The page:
Bird-Bent Grass isn’t what I expected it would be.
I thought: a memoir about a mother’s Alzheimer’s and a daughter’s three-year sojourn in Uganda in the mid-to-late-eighties—by a Canadian woman writer who is just my age and in the exact same professional role—now that’s going to be exotic, instructional, and replete with shared points of reference. I expected a cross between the TV series Wildest Africa and a really sympathetic how-to guide on coping with a parent’s dementia. What I found instead is a very profound, detailed, recursive documentation of the 30-year relationship between two adult women in that most common, but perhaps least written-about relationship of mother and daughter.
Kathleen Venema went to Uganda—a Uganda just emerging from violent civil war—in 1986, as a 25-year-old, to teach for three years. It would not have occurred to me, the same age at that time, that such a thing was possible. My parents certainly wouldn’t have thought it a good idea. But Venema shows, though excerpts from hundreds of letters exchanged over those three years, that she had already been exposed to a lively discourse of social justice, inclusivity, compassion, and global awareness. The letters between mother and daughter are marked not by stories that make Uganda exotic or other, but rather by intense discussions and self-questioning both of the daughter’s relationships and interpersonal responsibilities at Lady Irene College, and her mother’s explorations of art and philosophy and humanitarian religious questions back in Manitoba. No descriptions of bizarre ethnic rituals or depictions of gorillas in the forest.
The letters from the late 1980s are interspersed with narrative from the late first decade of this century, and the two time periods are linked by the author’s project, in the more recent time, of re-reading and discussing the kept letters with her mother, partially in a bid to keep memory and cognition flowing. I found the relationship between the two time periods difficult to follow, at times, and there is perhaps too much recursiveness—in a couple of places, even covering the same ground too closely. In some ways, the book reads more like an academic work in the social sciences; normal narrative organization is interrupted by a return to mine the same event over and over. There were also too many accounts of in what order and at what speed the original letters arrived, and too many reckonings how many of the letters between Canada and Uganda were lost. I recognize that those details add to the scholarly heft of the book, but they did not always keep my interest.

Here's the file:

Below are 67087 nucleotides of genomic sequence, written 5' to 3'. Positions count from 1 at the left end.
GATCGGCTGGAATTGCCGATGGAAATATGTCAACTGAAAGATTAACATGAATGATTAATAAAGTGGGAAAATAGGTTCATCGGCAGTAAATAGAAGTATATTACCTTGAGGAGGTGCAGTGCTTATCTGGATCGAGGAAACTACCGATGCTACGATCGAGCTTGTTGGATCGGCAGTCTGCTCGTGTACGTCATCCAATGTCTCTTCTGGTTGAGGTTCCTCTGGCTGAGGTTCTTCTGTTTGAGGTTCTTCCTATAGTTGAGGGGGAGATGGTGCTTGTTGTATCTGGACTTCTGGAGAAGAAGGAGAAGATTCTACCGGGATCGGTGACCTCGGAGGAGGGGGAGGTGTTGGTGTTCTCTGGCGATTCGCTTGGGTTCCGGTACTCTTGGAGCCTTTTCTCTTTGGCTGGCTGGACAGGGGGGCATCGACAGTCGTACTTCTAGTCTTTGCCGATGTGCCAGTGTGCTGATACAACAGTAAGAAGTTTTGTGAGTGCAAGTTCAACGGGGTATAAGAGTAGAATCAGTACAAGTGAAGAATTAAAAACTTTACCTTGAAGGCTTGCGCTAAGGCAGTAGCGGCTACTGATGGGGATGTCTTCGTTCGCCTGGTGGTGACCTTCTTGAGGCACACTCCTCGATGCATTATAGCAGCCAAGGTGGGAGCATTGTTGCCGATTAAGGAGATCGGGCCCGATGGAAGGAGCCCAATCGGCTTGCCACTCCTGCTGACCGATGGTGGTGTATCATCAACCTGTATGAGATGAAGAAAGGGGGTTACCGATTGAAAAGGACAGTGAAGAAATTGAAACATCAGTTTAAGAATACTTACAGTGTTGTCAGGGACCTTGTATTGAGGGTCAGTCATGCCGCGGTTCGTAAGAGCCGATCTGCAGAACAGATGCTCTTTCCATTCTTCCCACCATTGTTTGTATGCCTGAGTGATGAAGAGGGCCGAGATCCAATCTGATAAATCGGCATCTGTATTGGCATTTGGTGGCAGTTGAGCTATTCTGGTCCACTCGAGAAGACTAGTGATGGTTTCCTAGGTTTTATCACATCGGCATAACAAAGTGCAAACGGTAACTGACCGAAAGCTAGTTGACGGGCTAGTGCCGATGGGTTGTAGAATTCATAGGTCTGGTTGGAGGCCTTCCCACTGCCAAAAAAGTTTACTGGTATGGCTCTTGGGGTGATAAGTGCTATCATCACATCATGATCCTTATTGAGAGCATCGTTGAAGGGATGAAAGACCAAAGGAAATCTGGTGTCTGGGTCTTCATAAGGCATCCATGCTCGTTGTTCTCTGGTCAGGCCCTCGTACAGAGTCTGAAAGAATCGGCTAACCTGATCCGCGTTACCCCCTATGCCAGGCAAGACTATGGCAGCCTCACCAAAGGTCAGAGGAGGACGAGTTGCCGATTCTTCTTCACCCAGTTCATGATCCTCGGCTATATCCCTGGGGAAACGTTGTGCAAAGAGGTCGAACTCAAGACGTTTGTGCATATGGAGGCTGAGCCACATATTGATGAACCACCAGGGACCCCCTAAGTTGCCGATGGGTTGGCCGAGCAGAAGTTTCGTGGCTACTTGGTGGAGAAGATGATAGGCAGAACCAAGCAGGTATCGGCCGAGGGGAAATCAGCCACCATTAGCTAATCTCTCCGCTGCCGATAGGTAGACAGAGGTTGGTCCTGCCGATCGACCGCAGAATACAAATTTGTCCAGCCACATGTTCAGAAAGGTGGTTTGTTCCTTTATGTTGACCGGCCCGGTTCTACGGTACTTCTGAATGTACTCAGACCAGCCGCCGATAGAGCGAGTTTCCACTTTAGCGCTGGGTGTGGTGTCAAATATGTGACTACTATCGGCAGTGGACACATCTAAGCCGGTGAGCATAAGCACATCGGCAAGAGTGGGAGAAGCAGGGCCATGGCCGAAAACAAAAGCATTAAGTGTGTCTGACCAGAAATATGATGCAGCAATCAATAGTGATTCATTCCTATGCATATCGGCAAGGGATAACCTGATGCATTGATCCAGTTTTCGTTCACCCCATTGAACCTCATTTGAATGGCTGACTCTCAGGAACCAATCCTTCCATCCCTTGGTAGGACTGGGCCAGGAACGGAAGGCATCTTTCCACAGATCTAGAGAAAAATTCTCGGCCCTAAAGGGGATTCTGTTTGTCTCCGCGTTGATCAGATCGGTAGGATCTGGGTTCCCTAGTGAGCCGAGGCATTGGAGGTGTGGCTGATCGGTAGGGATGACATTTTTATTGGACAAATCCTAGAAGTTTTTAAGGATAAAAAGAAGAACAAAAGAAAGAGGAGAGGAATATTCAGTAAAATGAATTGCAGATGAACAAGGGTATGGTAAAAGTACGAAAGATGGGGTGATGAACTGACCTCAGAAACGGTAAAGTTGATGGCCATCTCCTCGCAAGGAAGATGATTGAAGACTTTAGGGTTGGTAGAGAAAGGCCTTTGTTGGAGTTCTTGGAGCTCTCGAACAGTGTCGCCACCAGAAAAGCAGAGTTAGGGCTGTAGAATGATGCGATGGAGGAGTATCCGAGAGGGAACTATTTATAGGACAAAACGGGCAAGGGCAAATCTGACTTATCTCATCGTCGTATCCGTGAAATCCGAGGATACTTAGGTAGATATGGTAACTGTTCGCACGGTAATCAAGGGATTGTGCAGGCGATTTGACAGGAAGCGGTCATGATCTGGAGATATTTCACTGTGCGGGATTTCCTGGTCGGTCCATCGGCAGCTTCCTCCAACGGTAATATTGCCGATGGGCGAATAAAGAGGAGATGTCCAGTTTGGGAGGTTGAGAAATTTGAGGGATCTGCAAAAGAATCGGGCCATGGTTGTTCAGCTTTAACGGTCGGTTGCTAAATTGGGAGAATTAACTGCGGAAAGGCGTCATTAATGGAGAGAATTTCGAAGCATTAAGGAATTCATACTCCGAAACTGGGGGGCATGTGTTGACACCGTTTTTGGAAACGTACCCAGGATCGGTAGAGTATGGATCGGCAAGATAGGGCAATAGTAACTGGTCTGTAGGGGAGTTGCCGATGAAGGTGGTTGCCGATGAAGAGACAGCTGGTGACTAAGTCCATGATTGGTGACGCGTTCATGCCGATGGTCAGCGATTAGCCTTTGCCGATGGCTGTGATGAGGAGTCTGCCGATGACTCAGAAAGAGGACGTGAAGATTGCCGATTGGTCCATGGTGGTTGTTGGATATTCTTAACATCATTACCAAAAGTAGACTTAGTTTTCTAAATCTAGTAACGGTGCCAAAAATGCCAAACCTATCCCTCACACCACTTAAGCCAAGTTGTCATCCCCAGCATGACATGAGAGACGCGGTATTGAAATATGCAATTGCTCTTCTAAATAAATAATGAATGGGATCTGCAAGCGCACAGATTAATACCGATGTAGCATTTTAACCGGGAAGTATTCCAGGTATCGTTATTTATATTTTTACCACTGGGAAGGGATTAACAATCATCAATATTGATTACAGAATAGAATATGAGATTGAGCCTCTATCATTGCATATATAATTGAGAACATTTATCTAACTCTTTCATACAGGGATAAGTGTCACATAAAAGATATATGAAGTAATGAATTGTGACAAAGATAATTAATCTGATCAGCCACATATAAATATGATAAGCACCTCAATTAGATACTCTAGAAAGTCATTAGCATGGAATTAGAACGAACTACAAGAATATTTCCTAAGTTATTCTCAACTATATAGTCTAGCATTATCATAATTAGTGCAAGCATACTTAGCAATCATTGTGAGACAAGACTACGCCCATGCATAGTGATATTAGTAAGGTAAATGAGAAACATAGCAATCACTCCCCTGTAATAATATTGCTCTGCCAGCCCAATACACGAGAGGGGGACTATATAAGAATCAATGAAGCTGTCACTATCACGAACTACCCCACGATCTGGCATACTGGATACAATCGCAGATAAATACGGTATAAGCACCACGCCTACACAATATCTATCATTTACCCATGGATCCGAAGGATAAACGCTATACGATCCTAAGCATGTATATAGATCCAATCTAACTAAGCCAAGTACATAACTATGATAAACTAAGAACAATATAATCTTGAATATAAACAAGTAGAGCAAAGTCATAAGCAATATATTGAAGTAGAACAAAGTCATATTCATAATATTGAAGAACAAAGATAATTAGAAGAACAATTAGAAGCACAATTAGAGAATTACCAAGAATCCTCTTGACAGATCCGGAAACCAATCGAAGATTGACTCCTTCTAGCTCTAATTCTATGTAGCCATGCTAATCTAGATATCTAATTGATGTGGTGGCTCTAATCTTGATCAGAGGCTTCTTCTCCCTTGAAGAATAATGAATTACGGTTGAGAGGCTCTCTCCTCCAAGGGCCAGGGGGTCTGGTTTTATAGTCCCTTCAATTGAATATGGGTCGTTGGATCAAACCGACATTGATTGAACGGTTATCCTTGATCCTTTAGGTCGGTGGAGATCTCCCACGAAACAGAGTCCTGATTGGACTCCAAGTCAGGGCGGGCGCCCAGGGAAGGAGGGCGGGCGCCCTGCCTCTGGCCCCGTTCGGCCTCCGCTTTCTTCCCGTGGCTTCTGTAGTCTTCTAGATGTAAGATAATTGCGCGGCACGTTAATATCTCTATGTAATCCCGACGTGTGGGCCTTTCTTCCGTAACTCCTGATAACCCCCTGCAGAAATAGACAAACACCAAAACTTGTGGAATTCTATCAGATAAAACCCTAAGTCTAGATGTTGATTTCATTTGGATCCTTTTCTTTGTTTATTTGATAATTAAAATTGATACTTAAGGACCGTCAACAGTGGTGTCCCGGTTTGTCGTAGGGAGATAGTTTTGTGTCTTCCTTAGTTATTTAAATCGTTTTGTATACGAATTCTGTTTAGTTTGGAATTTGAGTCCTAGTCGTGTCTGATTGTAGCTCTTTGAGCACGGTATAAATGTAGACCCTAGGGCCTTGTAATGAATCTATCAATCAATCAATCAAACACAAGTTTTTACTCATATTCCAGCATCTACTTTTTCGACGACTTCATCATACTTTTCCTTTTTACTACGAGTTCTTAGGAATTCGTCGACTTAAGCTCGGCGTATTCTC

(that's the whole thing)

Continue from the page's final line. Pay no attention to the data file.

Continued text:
I felt, however, both moved and enlightened by the documenting of two such curious and articulate and inclusive intellects—by the conversations that move through this memoir, and link its disparate parts—by wise and profound detailing of this auto-ethnography. The image of “bird-bent grass” from the title evokes for me both a close observation of affect and a contemplation of impermanence, and I was invited to experience both of these states inside a lively, articulate, and sensitive account.
Bird-Bent Grass: A Memoir in Pieces
by Kathleen Venema
Wilfred Laurier University Press, 2018, 300pp., $24.99
Karen Hofmann has published fiction and poetry in several literary magazines, including Prairie Fire. A first collection of poetry, Water Strider, was published by Frontenac House in 2008 and shortlisted for the Dorothy Livesay prize. Her first novel, After Alice, was published by NeWest Press in 2014, and a second novel will be published in 2017. Karen teaches literature, composition, and creative writing at Thompson Rivers University in Kamloops, British Columbia. Her writing explores relationships, especially of family, and the landscapes of the BC Interior.